McCormick Convention Center

 

Isolation of a Coronavirus Virus from Pangolins

A recent paper in Nature confirmed isolation from pangolins (Manis spp. or ‘scaly anteaters’) of a virus similar to SARS-CoV-2 responsible for COVID-19.  Previously work demonstrated that the agent responsible for COVID-19 was similar to a bat coronavirus.  The World Health Organization considers that the bat virus was transmitted to pangolins some of which are arboreal. It is presumed that their handling and consumption in China was responsible for transmission to humans.  In addition to being regarded as a delicacy, pangolin scales are incorporated in traditional Chinese "medicine."  A recent edict banning the housing and consumption of exotic animals and reptiles will probably not reduce the wide scale destruction of endangered pangolins given the exemption granted for "medicine" in China.

 

It is noted that SARS that emerged spontaneously in 2003 involved transmission of a bat coronavirus to humans through civets that are also consumed as a delicacy in China.


 

WHO Evaluating Alternative Potential COVID-19 Therapies

The World Health Organization has initiated the SOLIDARITY project to expedite evaluation of four prospective therapies for COVID-19. Preliminary uncontrolled studies and anecdotal reports have demonstrated the possible beneficial effect of chloroquine and remdesivir but failure of a combination of lopinavir and ritonavir, used to treat HIV.  Unfortunately limitation on numbers of cases studied does not allow a definitive decision on efficacy at this time. 

 

In order to save time and concurrently allow for diverse geographic distribution and large numbers of patients the WHO SOLIDARITY approach was devised.  Physicians will recruit participants who will receive selected drugs on the basis of informed consent. Personal details and history and outcome will be entered into a WHO database.  The attending physician will select from four possible therapies depending on availability of drugs and will adhere to the local standards of care for COVID-19.  Physicians are responsible for recording whether the patient was cured or died, the duration of hospital stay and whether oxygen or ventilation was required.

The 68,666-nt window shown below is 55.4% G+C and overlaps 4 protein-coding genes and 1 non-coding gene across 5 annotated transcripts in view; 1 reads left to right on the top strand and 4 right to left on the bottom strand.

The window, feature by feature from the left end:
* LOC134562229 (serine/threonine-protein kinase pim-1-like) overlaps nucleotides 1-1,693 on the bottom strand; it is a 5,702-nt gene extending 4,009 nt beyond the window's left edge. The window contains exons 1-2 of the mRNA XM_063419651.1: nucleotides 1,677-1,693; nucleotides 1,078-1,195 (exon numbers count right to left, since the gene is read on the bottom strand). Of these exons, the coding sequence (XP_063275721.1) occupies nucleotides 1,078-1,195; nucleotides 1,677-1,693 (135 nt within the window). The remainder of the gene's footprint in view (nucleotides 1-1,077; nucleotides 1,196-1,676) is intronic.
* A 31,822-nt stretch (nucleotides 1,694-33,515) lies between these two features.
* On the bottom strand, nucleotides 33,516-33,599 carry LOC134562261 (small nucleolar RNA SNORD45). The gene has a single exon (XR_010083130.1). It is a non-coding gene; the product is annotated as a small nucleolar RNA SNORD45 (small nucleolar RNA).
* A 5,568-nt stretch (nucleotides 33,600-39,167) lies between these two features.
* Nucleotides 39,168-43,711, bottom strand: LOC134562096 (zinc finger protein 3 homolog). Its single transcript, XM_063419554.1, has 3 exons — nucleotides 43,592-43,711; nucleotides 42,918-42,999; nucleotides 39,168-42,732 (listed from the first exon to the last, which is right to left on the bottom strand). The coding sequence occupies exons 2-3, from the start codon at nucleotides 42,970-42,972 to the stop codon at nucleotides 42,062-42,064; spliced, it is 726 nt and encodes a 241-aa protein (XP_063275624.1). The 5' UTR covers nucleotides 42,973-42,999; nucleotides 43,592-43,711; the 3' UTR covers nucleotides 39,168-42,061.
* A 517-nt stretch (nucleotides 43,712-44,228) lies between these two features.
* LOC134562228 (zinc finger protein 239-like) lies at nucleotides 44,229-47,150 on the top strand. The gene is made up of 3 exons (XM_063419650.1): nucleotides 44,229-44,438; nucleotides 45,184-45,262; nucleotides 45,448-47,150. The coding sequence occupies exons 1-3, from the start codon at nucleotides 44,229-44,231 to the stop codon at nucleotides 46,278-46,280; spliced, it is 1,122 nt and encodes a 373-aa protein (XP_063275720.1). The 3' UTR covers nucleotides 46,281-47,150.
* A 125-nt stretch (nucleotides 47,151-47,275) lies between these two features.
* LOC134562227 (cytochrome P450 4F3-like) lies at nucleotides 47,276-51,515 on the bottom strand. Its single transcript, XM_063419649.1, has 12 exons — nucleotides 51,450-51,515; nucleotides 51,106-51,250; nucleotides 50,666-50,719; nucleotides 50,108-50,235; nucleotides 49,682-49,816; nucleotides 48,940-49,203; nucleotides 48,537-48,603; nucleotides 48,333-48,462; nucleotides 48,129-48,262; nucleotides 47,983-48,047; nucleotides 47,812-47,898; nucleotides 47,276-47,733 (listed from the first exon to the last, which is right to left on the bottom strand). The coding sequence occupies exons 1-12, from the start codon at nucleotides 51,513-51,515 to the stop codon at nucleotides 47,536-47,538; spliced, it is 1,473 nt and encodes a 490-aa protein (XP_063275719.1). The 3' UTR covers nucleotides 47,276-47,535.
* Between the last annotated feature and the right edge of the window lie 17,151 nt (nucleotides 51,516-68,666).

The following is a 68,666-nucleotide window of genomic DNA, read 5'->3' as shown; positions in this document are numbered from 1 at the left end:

In contrast to classic drug evaluation studies, the SOLIDARITY Program is not double-blinded, but this concession is considered necessary with the need to select an efficient agent from among the four alternative treatments comprising:-

  • Remdesivir
  • Chloroquine and hydroxychloroquine
  • Lopinavir in combination with ritonavir
  • Lopinavir and ritonavir in combination with interferon-beta

 

With an enthusiastic response from physicians worldwide, in the face of an ascending incidence rate, it should be possible to generate results that will indicate possible efficacy within weeks of initiation of the study.


 

Sad Passing of Fred R. Adams Jr.

On Monday, March 30th, Cal-Maine Foods announced the sad passing of Fred R. Adams Jr, the company Founder and Chairman Emeritus on Sunday, March 29th at the age of 88 after a prolonged illness.

 

Adams who was regarded as the doyen of our industry, founded the Adams Egg Company in 1957 as the precursor of Cal-Maine Foods, that was incorporated in 1969.  He served as Chairman and CEO of the company until 2012.

 

Under his dynamic leadership, Cal-Maine Foods became the largest producer and distributor of shell eggs in the world with approximately 20 percent of the domestic U.S. market. 

 

He was active in all egg-related organizations including the United Egg Producers, U.S. Egg Marketers, Egg ClearingHouse Inc, and the Mississippi Poultry Association.


Fred R. Adams Jr.